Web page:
“Innovation has nothing to do with how many R&D dollars you have. When Apple came up with the Mac, IBM was spending at least 100 times more on R&D. It's not about money. It's about the people you have, how you're led, and how much you get it.” - Steve Jobs

The Secret War: Information Architecture, what is it?

My buddy Chris and I have a way to really get debates going. Here is one based on the article by GK Van Patter that he lauds and I hate.

It started here, when Chris points us to GK’s article (go there to read GKs article. I don’t want to add another link to it to help its Google score).

In the comments Chris and I do a little back and forth and I was about to reply in his comments and I thought … “This is good shit” and I should post it to my own blog and point back if I can. So here goes … Enjoy!


[Chris challenges me to whether or not I’ve been to a workshop of NextD (GK’s organization. After I state that GK has not been to the IA Summit, the only “Findability IA” conference I know of, after claiming he knows what we do there.]
1) I’ve been to GK’s workshops. :), but my point was that he CLAIMS knowledge of a community that he is criticizing, but really doesn’t know anything about it.
2) He actually never makes a point in THIS article, except to criticize a growing and successful community of practitioners.
3) He creates a term that no one in the IA community uses; “Findability Information Architecture”?
4) Why? To what purpose? What is this treatise hoping to gain? If he is trying to convince the IA community about the value of strategic experience design, he is really preaching to the choir. I mean the IA community is completely embedded with experience designers like Nathan Shedroff and others who are leaders of the experience design movement. Many of these leaders were instrumental in bringing about the AIGA-Experience Design community into being and creating the DUX conferences.

Personally, I went to the first workshop from NextD b/c I saw something worth relating to about thinking about design. It is right on, but I soon learned that what GK is talking about is well, DESIGN. It is just using cognitive thinking as a way of structuring ideative processes. Cool! Lots of value there.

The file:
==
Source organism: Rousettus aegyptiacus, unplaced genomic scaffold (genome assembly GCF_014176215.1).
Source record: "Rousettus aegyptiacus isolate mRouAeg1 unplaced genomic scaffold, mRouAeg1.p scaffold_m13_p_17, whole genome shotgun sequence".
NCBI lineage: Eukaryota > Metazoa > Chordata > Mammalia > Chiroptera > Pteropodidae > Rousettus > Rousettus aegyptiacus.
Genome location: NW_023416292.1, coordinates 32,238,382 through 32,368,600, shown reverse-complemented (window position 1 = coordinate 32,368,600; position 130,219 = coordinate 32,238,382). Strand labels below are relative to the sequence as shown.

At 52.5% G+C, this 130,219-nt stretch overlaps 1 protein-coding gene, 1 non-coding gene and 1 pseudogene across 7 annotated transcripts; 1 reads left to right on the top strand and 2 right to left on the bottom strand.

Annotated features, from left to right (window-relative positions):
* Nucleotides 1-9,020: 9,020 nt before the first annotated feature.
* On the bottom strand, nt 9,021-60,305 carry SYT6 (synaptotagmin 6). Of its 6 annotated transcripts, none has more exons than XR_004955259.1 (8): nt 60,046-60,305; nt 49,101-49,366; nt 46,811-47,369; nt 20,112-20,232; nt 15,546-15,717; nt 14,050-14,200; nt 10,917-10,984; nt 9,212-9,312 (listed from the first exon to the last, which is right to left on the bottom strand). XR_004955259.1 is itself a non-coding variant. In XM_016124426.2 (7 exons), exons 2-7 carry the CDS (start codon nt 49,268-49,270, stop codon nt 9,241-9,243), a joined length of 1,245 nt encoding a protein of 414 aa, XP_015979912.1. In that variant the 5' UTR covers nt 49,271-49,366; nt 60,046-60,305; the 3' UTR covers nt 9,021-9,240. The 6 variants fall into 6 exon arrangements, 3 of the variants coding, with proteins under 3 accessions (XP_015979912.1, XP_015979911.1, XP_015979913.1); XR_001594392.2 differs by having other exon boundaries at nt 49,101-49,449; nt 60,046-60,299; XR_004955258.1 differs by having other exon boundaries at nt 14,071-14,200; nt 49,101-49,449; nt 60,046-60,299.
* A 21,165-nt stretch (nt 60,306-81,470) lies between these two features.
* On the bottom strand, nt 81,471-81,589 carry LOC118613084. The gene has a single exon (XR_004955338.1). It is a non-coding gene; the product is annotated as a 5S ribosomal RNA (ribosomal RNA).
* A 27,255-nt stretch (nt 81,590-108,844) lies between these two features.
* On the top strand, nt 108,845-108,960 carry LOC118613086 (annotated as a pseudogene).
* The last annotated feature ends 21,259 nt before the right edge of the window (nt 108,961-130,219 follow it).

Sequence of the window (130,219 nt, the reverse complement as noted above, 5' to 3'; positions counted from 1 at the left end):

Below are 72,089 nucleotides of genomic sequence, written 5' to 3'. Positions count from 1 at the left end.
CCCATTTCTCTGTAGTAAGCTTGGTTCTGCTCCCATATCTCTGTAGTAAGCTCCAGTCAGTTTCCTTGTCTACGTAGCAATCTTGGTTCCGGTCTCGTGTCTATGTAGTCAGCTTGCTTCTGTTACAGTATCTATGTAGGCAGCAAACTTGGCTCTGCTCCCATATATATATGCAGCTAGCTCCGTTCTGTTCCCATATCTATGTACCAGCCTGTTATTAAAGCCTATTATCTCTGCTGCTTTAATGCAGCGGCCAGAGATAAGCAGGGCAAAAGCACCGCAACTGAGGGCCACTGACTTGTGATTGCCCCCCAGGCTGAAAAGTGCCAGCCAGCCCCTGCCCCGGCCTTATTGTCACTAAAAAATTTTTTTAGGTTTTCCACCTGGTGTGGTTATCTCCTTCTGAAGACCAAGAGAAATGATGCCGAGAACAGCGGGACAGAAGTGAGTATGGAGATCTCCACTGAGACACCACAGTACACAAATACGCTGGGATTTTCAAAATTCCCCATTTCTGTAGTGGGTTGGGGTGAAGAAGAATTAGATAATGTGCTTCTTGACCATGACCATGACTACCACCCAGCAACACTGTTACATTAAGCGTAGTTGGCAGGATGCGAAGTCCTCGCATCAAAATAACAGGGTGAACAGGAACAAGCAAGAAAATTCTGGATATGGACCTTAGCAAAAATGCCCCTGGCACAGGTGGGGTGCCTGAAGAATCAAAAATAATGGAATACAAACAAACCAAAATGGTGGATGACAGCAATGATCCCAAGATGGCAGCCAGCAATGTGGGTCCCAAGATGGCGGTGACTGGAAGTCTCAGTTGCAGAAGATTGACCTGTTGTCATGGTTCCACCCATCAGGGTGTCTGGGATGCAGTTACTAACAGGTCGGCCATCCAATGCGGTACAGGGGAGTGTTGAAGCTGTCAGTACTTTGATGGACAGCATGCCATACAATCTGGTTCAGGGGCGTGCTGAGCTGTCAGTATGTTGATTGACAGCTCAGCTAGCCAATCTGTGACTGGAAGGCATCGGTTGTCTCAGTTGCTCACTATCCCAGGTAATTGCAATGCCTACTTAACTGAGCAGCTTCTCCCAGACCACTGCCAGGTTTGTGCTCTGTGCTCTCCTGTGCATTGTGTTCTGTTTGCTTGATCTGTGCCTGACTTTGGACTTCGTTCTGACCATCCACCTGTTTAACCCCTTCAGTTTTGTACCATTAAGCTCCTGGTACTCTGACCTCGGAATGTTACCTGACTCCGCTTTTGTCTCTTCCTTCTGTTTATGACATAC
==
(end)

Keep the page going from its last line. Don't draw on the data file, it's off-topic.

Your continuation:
Good stuff, valuable … But when someone goes foul in the game, I believe it is fine to call them on it, and well, I’m callin’ him on it.

I’m also finding a lot of reactionarism growing in the “design thinking” community as well. I would just caution the whole IDEO, Nussbaum, NextD love-fest going on here.

Recently at the IA Summit architect, Joshua Prince-Ramus, gave a great keynote about his work. In it though he keeps using the term architecture and design as a pejorative, literally saying as such. He explains a methodology of design in his own right that is rational in juxtaposition to that of say the expressionism of a Gehry. Ok, that’s fine, to create a new school, but he expressed it in such terms that it was progressive in nature, like evolution, instead of how all design moves, which is cyclical, curvy, non-linear, advancing and retro, all at the same time.

This same “progressivism” is what I’m hearing from the “design thinking” folks. I like the general thoughts around design thinking, but I do think we need to be cautious and take a full look backwards and forwards, and not react too harshly to where we’ve been as there are still great lessons from our forefathers of design: Reed, Wright, Rand and the great schools of design as well.

Something new will eventually come around and when we react to forcibly away from our past heritage the follow on is usually a sharp turn towards the retrospective.

I think that strategic design is great, but you can’t ONLY do strategic design. You have to then execute on that strategy at some point and to do that requires knowledge of the individual disciplines of design and to do that there needs to be people who understand each of these in depth but with a thinking ability to apply it to that strategy.

Basically, the mission to turn EVERY designer into a strategist is all well and good, but then who is going to execute your strategy? What theories of practice and methods are you going to use to build and advance those disciplines? How are you going to have solid academic research if all you do is at the 30,000 ft. mark? Someone has to be able to form, structure, narrate, fashion, organize, embody, enspace (is that a word?), etc.

So I bemoan THIS article of GKs for these reasons.

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